{pa -> 0.2006, pb -> 0.19805, pc -> 0.201625, pd -> 0.1996, pe -> 0.200125}

DistributionFitTest[data1,
MultinomialDistribution[80, {pa, pb, pc, pd, pe}],"HypothesisTestData"][
"FittedDistributionParameters", {"TestDataTable", All}, "TestConclusion"] //
Column // TeXForm


$$\begin{array}{l} \{\text{pa}\to 0.2006,\text{pb}\to 0.19805,\text{pc}\to 0.201625,\text{pd}\to 0.1996,\text{pe}\to 0.200125\} \\ \begin{array}{l|ll} \text{} & \text{Statistic} & \text{P-Value} \\ \hline \text{Pearson }\chi ^2 & 2.73603 & 0.638668 \\ \end{array} \\ \text{The null hypothesis that }\text{the data is distributed according to the }\\ \, \, \, \,\text{MultinomialDistribution}[80,\{\text{pa},\text{pb},\text{pc},\text{pd},\text{pe}\}] \text{is not rejected at the }\\ \, \, \, \,5\text{ percent level }\text{based on the }\text{Pearson }\chi ^2\text{ test.} \\ \end{array}$$

DistributionFitTest[data1, MultinomialDistribution[80, {1, 1, 1, 1, 1}/5],
"HypothesisTestData"][{"TestDataTable", All}, "TestConclusion"] //
Column // TeXForm


$$\begin{array}{l} \begin{array}{l|ll} \text{} & \text{Statistic} & \text{P-Value} \\ \hline \text{Pearson }\chi ^2 & 2.7436 & 0.642936 \\ \end{array} \\ \text{The null hypothesis that }\text{the data is distributed according to the }\\ \, \, \, \, \text{MultinomialDistribution}\left[80,\left\{\frac{1}{5},\frac{1}{5},\frac{1}{5},\frac{1}{5},\frac{1}{5}\right\}\right] \text{is not rejected at the }\\ \, \, \, \, 5\ \text{ percent level }\text{based on the }\text{Pearson }\chi ^2\text{ test.} \\ \end{array}$$

SeedRandom[1]
dist2 = MultinomialDistribution[80, {6, 1, 1, 1, 1}/10];
data2 = RandomVariate[dist2, 500];
BarChart[Mean[data2]/80, ChartLabels -> CharacterRange["A", "E"]]


FindDistributionParameters[data2, MultinomialDistribution[80, {pa, pb, pc, pd, pe}]]


{pa -> 0.6016, pb -> 0.1027, pc -> 0.098425, pd -> 0.09825, pe -> 0.099025}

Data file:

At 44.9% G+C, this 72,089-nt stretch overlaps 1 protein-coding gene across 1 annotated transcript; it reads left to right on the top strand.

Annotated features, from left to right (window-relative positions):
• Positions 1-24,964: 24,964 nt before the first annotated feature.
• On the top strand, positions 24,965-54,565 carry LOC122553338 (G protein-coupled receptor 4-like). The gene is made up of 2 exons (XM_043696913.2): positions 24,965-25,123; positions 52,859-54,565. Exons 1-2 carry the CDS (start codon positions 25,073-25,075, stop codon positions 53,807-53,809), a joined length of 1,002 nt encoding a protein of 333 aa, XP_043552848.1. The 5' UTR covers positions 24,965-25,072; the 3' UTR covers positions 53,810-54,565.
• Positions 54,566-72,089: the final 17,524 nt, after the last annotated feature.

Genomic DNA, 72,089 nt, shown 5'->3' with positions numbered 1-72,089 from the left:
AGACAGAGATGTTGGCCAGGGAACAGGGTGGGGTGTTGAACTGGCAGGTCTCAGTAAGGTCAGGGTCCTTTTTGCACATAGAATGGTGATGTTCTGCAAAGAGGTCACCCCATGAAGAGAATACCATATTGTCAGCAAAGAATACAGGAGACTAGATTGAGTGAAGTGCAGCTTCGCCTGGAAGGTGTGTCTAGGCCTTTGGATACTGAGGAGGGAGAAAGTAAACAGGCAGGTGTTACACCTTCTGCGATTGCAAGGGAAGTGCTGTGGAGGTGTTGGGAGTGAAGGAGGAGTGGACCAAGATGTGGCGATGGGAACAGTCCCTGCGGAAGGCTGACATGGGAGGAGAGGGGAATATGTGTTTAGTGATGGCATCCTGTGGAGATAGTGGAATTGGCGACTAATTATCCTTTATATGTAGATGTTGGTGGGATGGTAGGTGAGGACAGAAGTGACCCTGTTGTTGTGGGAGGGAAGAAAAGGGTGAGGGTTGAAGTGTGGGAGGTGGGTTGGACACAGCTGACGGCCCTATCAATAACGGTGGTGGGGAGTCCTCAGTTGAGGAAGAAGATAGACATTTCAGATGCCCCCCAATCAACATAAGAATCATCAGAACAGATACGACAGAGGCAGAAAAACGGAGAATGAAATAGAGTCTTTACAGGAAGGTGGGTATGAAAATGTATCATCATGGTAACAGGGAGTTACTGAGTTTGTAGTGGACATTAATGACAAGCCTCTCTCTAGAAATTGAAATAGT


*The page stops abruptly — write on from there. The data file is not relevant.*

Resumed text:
DistributionFitTest[data2, MultinomialDistribution[80, {pa, pb, pc, pd, pe}],
"HypothesisTestData"]["FittedDistributionParameters", {"TestDataTable", All},
"TestConclusion"] // Column // TeXForm


$$\begin{array}{l} \{\text{pa}\to 0.6016,\text{pb}\to 0.1027,\text{pc}\to 0.098425,\text{pd}\to 0.09825,\text{pe}\to 0.099025\} \\ \begin{array}{l|ll} \text{} & \text{Statistic} & \text{P-Value} \\ \hline \text{Pearson }\chi ^2 & 2.76649 & 0.655743 \\ \end{array} \\ \text{The null hypothesis that }\text{the data is distributed according to the }\\ \, \, \,\, \text{MultinomialDistribution}[80,\{\text{pa},\text{pb},\text{pc},\text{pd},\text{pe}\}] \text{is not rejected at the }\\ \, \, \,\,5\text{ percent level }\text{based on the }\text{Pearson }\chi ^2\text{ test.} \\ \end{array}$$

DistributionFitTest[data2, MultinomialDistribution[80, {1, 1, 1, 1, 1}/5],
"HypothesisTestData"][{"TestDataTable", All}, "TestConclusion"] // Column


• When you use {pa, pb, pc, pd, pe} in DistributionFitTest and none of those values have been defined, then what is being tested is if the data comes from some multinomial distribution. If you wanted to test for equality of the proportions, then you would need to use {1, 1, 1, 1, 1}/5. – JimB Oct 6 '18 at 0:42
• @JimB, you are right. I tested both for data1; I forgot to copy/paste second test for data2. Thank you. – kglr Oct 6 '18 at 0:43